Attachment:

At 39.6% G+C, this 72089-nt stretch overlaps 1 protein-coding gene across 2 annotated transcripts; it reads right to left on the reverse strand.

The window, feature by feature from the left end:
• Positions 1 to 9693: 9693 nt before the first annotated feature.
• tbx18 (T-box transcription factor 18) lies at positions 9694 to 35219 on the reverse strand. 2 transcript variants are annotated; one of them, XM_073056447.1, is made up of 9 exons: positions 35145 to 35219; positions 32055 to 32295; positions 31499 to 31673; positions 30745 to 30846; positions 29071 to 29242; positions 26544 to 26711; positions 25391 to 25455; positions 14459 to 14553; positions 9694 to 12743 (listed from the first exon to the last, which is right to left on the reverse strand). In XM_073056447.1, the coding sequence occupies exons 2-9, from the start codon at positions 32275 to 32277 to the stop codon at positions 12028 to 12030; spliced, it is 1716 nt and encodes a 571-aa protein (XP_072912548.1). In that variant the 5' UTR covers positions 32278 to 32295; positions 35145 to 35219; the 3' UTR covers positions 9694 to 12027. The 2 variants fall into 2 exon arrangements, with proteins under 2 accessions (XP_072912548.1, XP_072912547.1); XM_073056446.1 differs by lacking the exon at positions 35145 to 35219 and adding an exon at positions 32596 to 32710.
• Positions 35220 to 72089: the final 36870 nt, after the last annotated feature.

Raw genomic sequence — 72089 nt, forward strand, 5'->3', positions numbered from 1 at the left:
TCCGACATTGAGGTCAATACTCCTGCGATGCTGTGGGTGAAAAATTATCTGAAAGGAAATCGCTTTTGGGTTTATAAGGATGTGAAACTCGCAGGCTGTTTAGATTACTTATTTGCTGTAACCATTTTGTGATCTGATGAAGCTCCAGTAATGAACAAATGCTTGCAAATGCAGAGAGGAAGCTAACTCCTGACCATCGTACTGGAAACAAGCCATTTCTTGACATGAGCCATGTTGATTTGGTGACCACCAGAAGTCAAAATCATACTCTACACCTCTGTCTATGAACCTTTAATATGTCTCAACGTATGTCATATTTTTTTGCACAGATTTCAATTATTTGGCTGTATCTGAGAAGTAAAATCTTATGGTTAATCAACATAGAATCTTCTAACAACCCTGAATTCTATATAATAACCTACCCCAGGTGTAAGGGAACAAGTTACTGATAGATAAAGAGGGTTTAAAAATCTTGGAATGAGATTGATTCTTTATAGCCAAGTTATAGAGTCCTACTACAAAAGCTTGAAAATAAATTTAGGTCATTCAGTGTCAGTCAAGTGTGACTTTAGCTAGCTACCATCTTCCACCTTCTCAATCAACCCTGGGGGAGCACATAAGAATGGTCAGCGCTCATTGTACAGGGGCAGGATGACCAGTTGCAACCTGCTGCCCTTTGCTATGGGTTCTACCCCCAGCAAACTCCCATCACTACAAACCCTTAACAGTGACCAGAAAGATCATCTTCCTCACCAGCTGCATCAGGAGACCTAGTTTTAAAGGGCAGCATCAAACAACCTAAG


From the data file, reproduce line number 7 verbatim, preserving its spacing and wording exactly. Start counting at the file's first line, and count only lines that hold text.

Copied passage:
TCCGACATTGAGGTCAATACTCCTGCGATGCTGTGGGTGAAAAATTATCTGAAAGGAAATCGCTTTTGGGTTTATAAGGATGTGAAACTCGCAGGCTGTTTAGATTACTTATTTGCTGTAACCATTTTGTGATCTGATGAAGCTCCAGTAATGAACAAATGCTTGCAAATGCAGAGAGGAAGCTAACTCCTGACCATCGTACTGGAAACAAGCCATTTCTTGACATGAGCCATGTTGATTTGGTGACCACCAGAAGTCAAAATCATACTCTACACCTCTGTCTATGAACCTTTAATATGTCTCAACGTATGTCATATTTTTTTGCACAGATTTCAATTATTTGGCTGTATCTGAGAAGTAAAATCTTATGGTTAATCAACATAGAATCTTCTAACAACCCTGAATTCTATATAATAACCTACCCCAGGTGTAAGGGAACAAGTTACTGATAGATAAAGAGGGTTTAAAAATCTTGGAATGAGATTGATTCTTTATAGCCAAGTTATAGAGTCCTACTACAAAAGCTTGAAAATAAATTTAGGTCATTCAGTGTCAGTCAAGTGTGACTTTAGCTAGCTACCATCTTCCACCTTCTCAATCAACCCTGGGGGAGCACATAAGAATGGTCAGCGCTCATTGTACAGGGGCAGGATGACCAGTTGCAACCTGCTGCCCTTTGCTATGGGTTCTACCCCCAGCAAACTCCCATCACTACAAACCCTTAACAGTGACCAGAAAGATCATCTTCCTCACCAGCTGCATCAGGAGACCTAGTTTTAAAGGGCAGCATCAAACAACCTAAG